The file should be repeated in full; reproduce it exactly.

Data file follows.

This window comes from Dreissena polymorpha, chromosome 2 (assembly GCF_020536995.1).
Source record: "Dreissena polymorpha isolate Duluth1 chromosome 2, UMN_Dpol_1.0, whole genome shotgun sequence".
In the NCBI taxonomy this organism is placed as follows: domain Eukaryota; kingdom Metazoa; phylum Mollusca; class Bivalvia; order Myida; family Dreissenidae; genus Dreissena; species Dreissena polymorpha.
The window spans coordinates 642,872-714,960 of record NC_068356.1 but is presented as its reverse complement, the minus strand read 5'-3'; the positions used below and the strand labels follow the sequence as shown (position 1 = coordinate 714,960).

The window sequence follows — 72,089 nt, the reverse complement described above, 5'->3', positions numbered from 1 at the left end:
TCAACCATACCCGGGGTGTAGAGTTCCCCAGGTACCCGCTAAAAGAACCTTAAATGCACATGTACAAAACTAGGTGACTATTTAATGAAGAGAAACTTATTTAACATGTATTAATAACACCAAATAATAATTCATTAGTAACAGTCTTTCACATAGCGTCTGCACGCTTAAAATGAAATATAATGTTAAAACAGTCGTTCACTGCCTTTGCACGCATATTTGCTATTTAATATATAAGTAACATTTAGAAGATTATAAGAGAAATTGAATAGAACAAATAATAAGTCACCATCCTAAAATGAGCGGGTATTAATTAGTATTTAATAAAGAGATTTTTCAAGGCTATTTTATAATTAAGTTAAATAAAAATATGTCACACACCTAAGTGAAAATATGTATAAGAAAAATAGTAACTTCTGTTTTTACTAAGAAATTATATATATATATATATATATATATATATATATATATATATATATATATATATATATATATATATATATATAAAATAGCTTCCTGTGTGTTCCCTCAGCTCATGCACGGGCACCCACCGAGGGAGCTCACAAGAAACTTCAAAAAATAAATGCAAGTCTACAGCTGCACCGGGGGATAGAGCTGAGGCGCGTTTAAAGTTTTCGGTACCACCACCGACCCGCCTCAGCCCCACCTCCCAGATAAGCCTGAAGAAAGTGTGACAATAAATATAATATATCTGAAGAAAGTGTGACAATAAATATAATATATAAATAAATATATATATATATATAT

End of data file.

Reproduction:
This window comes from Dreissena polymorpha, chromosome 2 (assembly GCF_020536995.1).
Source record: "Dreissena polymorpha isolate Duluth1 chromosome 2, UMN_Dpol_1.0, whole genome shotgun sequence".
In the NCBI taxonomy this organism is placed as follows: domain Eukaryota; kingdom Metazoa; phylum Mollusca; class Bivalvia; order Myida; family Dreissenidae; genus Dreissena; species Dreissena polymorpha.
The window spans coordinates 642,872-714,960 of record NC_068356.1 but is presented as its reverse complement, the minus strand read 5'-3'; the positions used below and the strand labels follow the sequence as shown (position 1 = coordinate 714,960).

The window sequence follows — 72,089 nt, the reverse complement described above, 5'->3', positions numbered from 1 at the left end:
TCAACCATACCCGGGGTGTAGAGTTCCCCAGGTACCCGCTAAAAGAACCTTAAATGCACATGTACAAAACTAGGTGACTATTTAATGAAGAGAAACTTATTTAACATGTATTAATAACACCAAATAATAATTCATTAGTAACAGTCTTTCACATAGCGTCTGCACGCTTAAAATGAAATATAATGTTAAAACAGTCGTTCACTGCCTTTGCACGCATATTTGCTATTTAATATATAAGTAACATTTAGAAGATTATAAGAGAAATTGAATAGAACAAATAATAAGTCACCATCCTAAAATGAGCGGGTATTAATTAGTATTTAATAAAGAGATTTTTCAAGGCTATTTTATAATTAAGTTAAATAAAAATATGTCACACACCTAAGTGAAAATATGTATAAGAAAAATAGTAACTTCTGTTTTTACTAAGAAATTATATATATATATATATATATATATATATATATATATATATATATATATATATATATATATATATATATATAAAATAGCTTCCTGTGTGTTCCCTCAGCTCATGCACGGGCACCCACCGAGGGAGCTCACAAGAAACTTCAAAAAATAAATGCAAGTCTACAGCTGCACCGGGGGATAGAGCTGAGGCGCGTTTAAAGTTTTCGGTACCACCACCGACCCGCCTCAGCCCCACCTCCCAGATAAGCCTGAAGAAAGTGTGACAATAAATATAATATATCTGAAGAAAGTGTGACAATAAATATAATATATAAATAAATATATATATATATATAT